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December 13, 2012 / iDriveWarships

Back to Sea: From Office Space to Engineering Space

EN2 HowesSURFPAC Sailor Volunteers for MCM IA
By EN2(SW) James Howes, Naval Surface Force, U.S. Pacific Fleet

This isn’t your normal blog post from an engineer complaining about how hot it gets in the pits, or how we’re the ones who are truly the first to arrive and the last to leave. Ten years ago when I was getting ready to march with my boot camp division from the drill hall after pass and review, we were all asked if we finally found out what NAVY stands for. Someone jokingly answered, “Never again volunteer yourself.” We all chuckled and forgot about it, but I later realized that within the Navy, some people actually stand by that statement.

About two months ago I was asked if I wanted to be one of the first to volunteer for an Individual Augmentee (IA) to a Mine Countermeasures (MCM) crew. I could have said, “No, I don’t want to go.” Because I just left a crew. Or I could’ve even used my two kids as a reason for staying. Don’t get me wrong, the thought may have crossed my mind for a moment. But then I thought about some of the guys I know from being on a ‘sweep who have been on deployment with no idea of when they’re coming back. Then it hit me—if I was in their position, I’d be one of the Sailors waiting for my crew to be relieved so I could fly home to be with my family.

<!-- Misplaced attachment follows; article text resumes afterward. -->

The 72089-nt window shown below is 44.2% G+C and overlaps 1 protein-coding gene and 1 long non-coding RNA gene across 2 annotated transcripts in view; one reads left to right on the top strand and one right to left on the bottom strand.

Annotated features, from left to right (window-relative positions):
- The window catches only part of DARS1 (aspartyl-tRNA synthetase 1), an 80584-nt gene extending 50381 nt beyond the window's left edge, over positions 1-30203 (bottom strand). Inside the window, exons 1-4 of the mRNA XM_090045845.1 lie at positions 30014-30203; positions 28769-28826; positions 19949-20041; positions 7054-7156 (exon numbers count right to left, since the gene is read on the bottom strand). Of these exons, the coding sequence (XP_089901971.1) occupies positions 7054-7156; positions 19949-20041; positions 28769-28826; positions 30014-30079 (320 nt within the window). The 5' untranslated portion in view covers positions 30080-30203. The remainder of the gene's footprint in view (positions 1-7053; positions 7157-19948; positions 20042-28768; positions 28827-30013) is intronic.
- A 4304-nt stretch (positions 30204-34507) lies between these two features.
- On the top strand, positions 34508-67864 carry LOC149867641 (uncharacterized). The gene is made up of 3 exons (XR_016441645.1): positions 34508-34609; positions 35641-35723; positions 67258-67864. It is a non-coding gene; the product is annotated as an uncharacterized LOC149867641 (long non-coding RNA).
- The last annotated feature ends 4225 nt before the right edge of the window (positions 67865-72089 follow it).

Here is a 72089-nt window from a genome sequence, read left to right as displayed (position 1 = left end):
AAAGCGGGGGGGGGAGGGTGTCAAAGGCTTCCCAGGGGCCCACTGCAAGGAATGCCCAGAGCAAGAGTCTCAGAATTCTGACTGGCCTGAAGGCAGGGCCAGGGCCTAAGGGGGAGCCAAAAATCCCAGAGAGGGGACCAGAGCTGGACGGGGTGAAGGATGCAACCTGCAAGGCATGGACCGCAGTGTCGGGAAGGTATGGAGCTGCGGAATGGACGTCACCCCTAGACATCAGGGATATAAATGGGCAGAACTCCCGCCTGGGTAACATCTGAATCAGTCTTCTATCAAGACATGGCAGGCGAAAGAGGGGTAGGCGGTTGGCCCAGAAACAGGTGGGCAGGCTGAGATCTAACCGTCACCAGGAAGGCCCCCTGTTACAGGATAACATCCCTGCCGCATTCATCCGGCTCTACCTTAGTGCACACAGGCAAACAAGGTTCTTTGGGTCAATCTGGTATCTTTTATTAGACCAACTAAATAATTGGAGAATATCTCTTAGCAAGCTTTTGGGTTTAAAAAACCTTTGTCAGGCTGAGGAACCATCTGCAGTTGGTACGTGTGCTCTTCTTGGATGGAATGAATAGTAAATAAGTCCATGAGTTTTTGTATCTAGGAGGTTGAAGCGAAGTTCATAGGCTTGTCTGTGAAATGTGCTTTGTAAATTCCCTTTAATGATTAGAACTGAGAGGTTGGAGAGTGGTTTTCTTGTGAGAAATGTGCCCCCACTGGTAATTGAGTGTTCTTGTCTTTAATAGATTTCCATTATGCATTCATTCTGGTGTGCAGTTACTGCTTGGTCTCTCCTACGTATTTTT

I know the hours will be long and hard. I’ll be on a ship that makes a cruiser look like a big deck. I’ll step onto one of the only true wooden deck ships in the Navy. Yes, I said that correctly—wooden. As it is written on most of the ‘sweep fleet: 214 feet of fighting Douglas fir. They are definitely not for those that get sea sick, but they make you feel as though you’re in the days of sail, even if only for a moment. But after two years on shore duty, it will be nice to work within my rate again. Watch and duty days will return, and spot checks and inspections will become the norm again. 

I’ll miss my family. But I’m willing to give up some time with my family if I know it will give another Sailor a chance to have that time with his/her family. So I am gladly volunteering my time. I may be considered “old Navy” (and still young to some of the old Salts), but I was told when I came in that it went ship, shipmate, and then self. That’s how it should be and I hope, especially this holiday season, that it will.

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